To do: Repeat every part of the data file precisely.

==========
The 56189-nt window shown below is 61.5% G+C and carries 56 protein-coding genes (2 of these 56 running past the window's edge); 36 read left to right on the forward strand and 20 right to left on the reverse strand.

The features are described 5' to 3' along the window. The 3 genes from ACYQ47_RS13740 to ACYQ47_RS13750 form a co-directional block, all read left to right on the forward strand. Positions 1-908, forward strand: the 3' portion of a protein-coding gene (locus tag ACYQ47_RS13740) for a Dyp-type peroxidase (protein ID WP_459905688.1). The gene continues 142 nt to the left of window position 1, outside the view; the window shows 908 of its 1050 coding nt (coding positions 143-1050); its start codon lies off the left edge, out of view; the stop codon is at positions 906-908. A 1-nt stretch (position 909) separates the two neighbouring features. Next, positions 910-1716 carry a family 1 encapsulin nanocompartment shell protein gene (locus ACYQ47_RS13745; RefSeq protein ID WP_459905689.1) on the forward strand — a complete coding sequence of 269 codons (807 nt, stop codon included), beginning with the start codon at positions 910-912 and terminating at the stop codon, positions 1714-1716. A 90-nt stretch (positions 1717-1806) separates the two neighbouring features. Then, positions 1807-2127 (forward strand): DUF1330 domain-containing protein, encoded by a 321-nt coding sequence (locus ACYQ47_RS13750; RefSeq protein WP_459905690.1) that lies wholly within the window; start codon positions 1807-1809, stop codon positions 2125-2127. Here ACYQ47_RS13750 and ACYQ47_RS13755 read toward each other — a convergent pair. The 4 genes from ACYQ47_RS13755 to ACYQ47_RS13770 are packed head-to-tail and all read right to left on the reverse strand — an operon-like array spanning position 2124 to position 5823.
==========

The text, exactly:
The 56189-nt window shown below is 61.5% G+C and carries 56 protein-coding genes (2 of these 56 running past the window's edge); 36 read left to right on the forward strand and 20 right to left on the reverse strand.

The features are described 5' to 3' along the window. The 3 genes from ACYQ47_RS13740 to ACYQ47_RS13750 form a co-directional block, all read left to right on the forward strand. Positions 1-908, forward strand: the 3' portion of a protein-coding gene (locus tag ACYQ47_RS13740) for a Dyp-type peroxidase (protein ID WP_459905688.1). The gene continues 142 nt to the left of window position 1, outside the view; the window shows 908 of its 1050 coding nt (coding positions 143-1050); its start codon lies off the left edge, out of view; the stop codon is at positions 906-908. A 1-nt stretch (position 909) separates the two neighbouring features. Next, positions 910-1716 carry a family 1 encapsulin nanocompartment shell protein gene (locus ACYQ47_RS13745; RefSeq protein ID WP_459905689.1) on the forward strand — a complete coding sequence of 269 codons (807 nt, stop codon included), beginning with the start codon at positions 910-912 and terminating at the stop codon, positions 1714-1716. A 90-nt stretch (positions 1717-1806) separates the two neighbouring features. Then, positions 1807-2127 (forward strand): DUF1330 domain-containing protein, encoded by a 321-nt coding sequence (locus ACYQ47_RS13750; RefSeq protein WP_459905690.1) that lies wholly within the window; start codon positions 1807-1809, stop codon positions 2125-2127. Here ACYQ47_RS13750 and ACYQ47_RS13755 read toward each other — a convergent pair. The 4 genes from ACYQ47_RS13755 to ACYQ47_RS13770 are packed head-to-tail and all read right to left on the reverse strand — an operon-like array spanning position 2124 to position 5823.